Wednesday, March 18, 2009

Brand New Music Business

Originally published in AdWeek ; March 18th 2009

By Mike Tunnicliffe


As the financial storm and economic woes blow a chill wind through the stock market, and music stocks in particular take a bashing to end all bashings, is this the end of the music business as we know it?

Quite possibly -- but that's not what we should focus on.

The real issue is that we're at the beginning of a new era. Music is more alive than ever, consumers are listening to more music than ever before, artists are interacting and building bonds with fans across multiple platforms, digital distribution is enabling artists to get their music out to fans for a fraction of the cost of traditional methods, and brands and other alternative marketing partners are being embraced as the new patrons of artists and music. So, yes, it may be the end of the traditional music business as we know it, but for those willing to embrace change it's the start of a brand new paradigm in the entertainment and brand-marketing worlds.

Last year saw the brand-music partnership space explode with never-before-seen collaborations between artists and brands. Highlights from 2008 include:

• The world's largest consumer brands company formed a record label: Procter & Gamble/Def Jam's Tag Records, to help break new urban acts through its advertising.

• Bacardi partnered with British Dance Act, Groove Armada, to build a global marketing strategy based around music.

• Red Bull and Levi's set up labels and studios to help create and break new music.

• MTV Networks' Rock Band franchise sold more downloads than many digital online stores.

A number of new business models and players also emerged, including promoter Live Nation, which signed a series of mega-global stars away from their traditional labels into new deals that have the concert promoter and artist partnering across multiple revenue streams (known as "360 deals"), of which sponsorships and partnerships with brands will be a key source of revenue. Artists included Madonna, Nickelback, Jay Z, Shakira and U2, which signed a slightly less encompassing "270 deal."

The old notion of "selling out" is long gone. Let's face facts, the music and entertainment industries have something that brands want and vice versa. Put simply: Brands offer artists opportunities for exposure and marketing dollars that simply don't exist anymore in traditional music companies. And brands want to tap into those ever-elusive emotional engagements with consumers (fans) that artists seem to have in buckets.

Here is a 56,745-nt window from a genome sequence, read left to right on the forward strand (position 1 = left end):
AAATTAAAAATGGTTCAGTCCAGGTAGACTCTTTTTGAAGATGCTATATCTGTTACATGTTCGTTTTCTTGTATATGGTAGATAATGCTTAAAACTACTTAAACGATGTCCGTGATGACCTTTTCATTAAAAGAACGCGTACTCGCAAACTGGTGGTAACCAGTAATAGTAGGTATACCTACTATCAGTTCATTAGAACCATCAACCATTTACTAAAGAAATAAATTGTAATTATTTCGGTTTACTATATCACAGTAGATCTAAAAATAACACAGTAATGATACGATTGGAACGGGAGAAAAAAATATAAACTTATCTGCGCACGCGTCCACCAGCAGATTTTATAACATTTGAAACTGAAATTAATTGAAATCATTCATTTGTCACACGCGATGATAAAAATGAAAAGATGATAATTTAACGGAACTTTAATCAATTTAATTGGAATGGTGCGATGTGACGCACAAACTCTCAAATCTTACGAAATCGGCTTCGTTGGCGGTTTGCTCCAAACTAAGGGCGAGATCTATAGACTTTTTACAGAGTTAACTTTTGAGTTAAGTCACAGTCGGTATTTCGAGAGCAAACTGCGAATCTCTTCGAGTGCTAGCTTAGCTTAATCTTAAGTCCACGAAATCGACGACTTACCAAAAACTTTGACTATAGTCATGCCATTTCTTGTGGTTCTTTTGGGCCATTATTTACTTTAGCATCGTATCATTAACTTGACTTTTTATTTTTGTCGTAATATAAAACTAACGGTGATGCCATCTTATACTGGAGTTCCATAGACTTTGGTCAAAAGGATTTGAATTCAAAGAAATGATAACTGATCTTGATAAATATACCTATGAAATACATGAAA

Fans themselves are endorsing the notion that brands are going to be central to the new music economy and ecosystem. A recent survey by Bauer Media in the U.K. showed that 69 percent of those classified as "most passionate" about music thought that brands being involved with music and artists was a good thing.

Another recent survey, from music-branding company Heartbeats International, polled senior brand marketers and found that seven out of 10 marketers see music becoming an increasing part of their tool set going forward. Usage ranges from enhancing TV commercials and other forms of promotional content, to artists collaborations, music in products and the development of a "brand sound" -- a whole other area with massive growth potential for agencies and "sonic branding" specialists.

As often happens in times of economic downturn, new opportunities arise for those willing to flout convention and look forward rather than backward.

So gazing into my crystal ball, what sort of things might we see happening this year? In broad terms the trend will continue of artists increasingly seeking new business partners and associations away from traditional music companies. More specifically:

• A major artist will almost certainly "sign" with a brand to make their new album and content available exclusively through the brands online- and product-distribution networks. Imagine, for example, something like MyCoke Music. Com partnering with The Foo Fighters. The Foo Fighters' legion of fans would then be interacting and engaging with Coke to get access to their favorite band and the artist will have massive promotional support that's just not available from traditional music companies.

• A new breed of very nimble, rapidly evolving music and entertainment companies will emerge to take advantage of the growing number of digital pipelines and increase in branding and partnerships. A combination of ad agency, content owner, talent agency and technology company, perhaps?

• Some of the new players will emerge as leading aggregators of musical content. As the financial pressure continues to mount on traditional music companies, a number of assets will change hands, fueled by investment money that will be increasingly looking for a home in businesses that can be turned around, if leveraged in new and different ways.

• A major smash hit record will break after partnering with a brand and being featured as the brand's signature tune across multiple platforms. A No. 1 hit single courtesy of Pantene shampoo, perhaps?

Whether these particular predictions come true or not, we'll have to see. But what I can predict with some certainty is that we will see some never before thought possible business models, partnerships and collaborations involving music and brands.

Mike Tunnicliffe is a partner at the Filament Entertainment Group. He can be reached at

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